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How bosses reveal their attitudes towards employees

According to this EBF article, the behavior of bosses towards perceived underperforming employees can have a long lasting affect on them.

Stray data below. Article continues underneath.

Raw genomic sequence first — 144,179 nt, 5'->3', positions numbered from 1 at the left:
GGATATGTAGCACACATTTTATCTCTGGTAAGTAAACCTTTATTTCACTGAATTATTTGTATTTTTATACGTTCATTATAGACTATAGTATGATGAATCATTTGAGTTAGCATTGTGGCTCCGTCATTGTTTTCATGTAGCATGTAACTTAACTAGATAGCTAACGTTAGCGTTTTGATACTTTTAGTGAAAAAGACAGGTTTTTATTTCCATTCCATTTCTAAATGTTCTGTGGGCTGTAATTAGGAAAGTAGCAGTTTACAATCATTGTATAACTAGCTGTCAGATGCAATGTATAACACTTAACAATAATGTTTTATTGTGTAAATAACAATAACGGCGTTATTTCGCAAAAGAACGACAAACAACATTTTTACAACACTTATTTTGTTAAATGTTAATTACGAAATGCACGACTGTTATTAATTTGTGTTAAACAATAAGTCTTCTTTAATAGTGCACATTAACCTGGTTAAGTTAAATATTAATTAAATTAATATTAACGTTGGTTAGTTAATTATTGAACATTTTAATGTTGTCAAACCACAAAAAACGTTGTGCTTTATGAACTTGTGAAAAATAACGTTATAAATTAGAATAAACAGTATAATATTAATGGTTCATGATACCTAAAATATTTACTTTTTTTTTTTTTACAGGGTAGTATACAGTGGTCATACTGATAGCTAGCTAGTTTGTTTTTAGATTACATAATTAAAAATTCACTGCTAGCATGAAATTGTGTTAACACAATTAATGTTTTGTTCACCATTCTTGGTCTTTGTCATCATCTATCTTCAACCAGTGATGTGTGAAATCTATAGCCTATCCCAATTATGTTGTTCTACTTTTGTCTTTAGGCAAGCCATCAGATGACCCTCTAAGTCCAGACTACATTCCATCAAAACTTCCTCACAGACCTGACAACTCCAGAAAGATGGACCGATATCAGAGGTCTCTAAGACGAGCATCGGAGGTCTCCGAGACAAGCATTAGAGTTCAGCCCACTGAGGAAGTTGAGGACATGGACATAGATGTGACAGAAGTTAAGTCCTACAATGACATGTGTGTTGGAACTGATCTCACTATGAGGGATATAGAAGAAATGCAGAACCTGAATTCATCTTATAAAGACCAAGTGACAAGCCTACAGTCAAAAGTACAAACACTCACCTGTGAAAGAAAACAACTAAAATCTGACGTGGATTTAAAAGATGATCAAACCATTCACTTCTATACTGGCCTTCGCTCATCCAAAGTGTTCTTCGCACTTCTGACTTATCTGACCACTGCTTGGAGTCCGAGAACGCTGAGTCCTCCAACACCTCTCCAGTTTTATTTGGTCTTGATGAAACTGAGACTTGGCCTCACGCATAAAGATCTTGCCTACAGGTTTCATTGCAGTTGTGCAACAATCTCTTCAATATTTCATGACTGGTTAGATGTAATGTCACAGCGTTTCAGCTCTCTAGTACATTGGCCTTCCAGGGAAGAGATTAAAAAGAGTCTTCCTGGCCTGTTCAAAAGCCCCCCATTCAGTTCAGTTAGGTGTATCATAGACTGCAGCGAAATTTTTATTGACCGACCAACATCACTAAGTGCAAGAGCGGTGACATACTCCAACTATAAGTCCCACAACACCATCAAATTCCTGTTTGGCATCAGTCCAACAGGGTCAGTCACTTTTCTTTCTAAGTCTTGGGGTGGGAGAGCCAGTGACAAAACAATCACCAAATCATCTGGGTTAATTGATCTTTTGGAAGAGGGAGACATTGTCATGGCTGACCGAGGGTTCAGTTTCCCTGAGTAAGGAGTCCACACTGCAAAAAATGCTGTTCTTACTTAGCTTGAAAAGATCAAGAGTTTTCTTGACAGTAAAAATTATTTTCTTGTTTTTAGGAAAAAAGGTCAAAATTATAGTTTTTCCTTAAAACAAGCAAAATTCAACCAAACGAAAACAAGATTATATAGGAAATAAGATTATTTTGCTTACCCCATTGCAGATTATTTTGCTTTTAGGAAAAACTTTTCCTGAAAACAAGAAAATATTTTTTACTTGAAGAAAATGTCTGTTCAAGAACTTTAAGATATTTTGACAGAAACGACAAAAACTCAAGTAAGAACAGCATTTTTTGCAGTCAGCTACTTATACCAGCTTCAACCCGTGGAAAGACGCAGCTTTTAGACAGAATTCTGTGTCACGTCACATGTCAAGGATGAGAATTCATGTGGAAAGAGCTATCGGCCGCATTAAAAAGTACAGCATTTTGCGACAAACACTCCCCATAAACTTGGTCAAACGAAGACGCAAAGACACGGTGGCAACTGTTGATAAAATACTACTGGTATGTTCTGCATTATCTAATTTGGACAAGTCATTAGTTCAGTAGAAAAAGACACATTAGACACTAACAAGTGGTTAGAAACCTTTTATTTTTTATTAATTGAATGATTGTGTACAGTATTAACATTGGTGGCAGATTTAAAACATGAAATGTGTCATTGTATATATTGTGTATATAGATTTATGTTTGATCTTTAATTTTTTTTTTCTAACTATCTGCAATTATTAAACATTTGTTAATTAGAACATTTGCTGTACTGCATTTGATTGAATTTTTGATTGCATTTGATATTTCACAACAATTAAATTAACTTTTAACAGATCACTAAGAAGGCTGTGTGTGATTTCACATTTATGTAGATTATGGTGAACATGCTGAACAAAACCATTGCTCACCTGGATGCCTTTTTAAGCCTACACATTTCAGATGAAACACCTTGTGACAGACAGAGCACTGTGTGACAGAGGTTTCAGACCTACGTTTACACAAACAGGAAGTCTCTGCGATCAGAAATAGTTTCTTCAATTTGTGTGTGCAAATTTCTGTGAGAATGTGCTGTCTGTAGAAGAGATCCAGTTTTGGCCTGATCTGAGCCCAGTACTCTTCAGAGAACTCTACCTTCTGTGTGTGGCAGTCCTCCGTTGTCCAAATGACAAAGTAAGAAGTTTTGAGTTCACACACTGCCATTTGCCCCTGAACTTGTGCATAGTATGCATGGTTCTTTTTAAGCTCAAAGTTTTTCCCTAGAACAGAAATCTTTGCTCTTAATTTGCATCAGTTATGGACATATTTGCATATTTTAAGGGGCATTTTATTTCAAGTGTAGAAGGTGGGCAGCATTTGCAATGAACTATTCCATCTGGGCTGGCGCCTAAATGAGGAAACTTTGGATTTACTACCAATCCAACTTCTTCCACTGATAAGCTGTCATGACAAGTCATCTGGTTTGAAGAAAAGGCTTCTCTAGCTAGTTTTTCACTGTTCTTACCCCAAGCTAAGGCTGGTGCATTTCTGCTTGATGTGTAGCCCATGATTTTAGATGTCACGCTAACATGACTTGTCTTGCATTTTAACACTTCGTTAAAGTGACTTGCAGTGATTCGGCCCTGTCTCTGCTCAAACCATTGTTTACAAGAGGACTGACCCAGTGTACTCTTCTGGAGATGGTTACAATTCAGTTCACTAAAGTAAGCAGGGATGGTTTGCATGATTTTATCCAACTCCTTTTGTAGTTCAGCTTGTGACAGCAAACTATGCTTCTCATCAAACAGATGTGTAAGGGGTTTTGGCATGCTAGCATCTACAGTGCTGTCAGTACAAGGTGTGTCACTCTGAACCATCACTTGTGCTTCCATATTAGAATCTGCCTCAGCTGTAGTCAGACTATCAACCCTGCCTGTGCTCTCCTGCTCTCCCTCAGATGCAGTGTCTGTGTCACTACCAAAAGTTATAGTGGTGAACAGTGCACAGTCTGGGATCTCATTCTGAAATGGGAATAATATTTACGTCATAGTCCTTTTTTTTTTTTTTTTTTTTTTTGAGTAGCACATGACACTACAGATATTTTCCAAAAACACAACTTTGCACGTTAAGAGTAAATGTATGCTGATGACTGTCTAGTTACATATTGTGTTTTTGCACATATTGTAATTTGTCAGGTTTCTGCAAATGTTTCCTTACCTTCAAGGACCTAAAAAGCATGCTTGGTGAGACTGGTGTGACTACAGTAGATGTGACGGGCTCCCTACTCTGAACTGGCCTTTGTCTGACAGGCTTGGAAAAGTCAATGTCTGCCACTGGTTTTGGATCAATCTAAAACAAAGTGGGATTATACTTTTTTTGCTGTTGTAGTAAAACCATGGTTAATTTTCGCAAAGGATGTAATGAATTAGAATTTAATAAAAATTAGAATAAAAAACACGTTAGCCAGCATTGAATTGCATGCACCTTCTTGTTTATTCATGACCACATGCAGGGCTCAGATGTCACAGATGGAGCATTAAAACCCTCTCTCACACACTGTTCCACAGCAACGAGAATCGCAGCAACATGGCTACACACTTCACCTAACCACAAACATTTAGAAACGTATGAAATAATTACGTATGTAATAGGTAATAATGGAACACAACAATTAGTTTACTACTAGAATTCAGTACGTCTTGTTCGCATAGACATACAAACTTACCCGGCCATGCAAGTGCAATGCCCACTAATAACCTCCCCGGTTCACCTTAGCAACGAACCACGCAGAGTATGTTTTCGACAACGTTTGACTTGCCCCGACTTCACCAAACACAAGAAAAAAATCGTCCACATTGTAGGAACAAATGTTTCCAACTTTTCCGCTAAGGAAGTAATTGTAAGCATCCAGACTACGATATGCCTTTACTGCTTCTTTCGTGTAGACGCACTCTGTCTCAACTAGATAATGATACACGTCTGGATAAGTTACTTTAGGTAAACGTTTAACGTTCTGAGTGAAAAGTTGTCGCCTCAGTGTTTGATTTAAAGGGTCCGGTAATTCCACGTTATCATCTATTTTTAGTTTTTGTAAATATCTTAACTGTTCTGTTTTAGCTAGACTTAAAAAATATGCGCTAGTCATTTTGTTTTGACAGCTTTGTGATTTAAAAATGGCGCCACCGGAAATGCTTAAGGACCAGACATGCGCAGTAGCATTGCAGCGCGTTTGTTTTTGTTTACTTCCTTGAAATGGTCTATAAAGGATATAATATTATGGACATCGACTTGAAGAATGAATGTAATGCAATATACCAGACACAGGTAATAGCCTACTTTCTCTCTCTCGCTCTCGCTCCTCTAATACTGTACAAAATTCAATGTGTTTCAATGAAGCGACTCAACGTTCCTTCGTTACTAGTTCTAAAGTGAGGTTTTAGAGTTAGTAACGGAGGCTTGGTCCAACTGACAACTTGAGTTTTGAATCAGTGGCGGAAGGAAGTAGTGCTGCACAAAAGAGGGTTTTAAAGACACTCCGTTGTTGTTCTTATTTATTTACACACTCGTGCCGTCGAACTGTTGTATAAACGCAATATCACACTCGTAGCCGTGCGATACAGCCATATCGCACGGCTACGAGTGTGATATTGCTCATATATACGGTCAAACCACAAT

In the so-called Pygmalion studies over recent years, employees are randomly assigned to two groups and new supervisors are told that one group of employees has considerably greater potential than the other. The supervisor’s false beliefs about the capabilities of the ‘better’ group produce real performance differences over time, suggesting that employees tend to adjust up or down to the expectations of their superiors. Further evidence comes from research into self-efficacy, which shows that when individual confidence is undermined, it reduces perseverance on difficult problems and recovery from set-backs.

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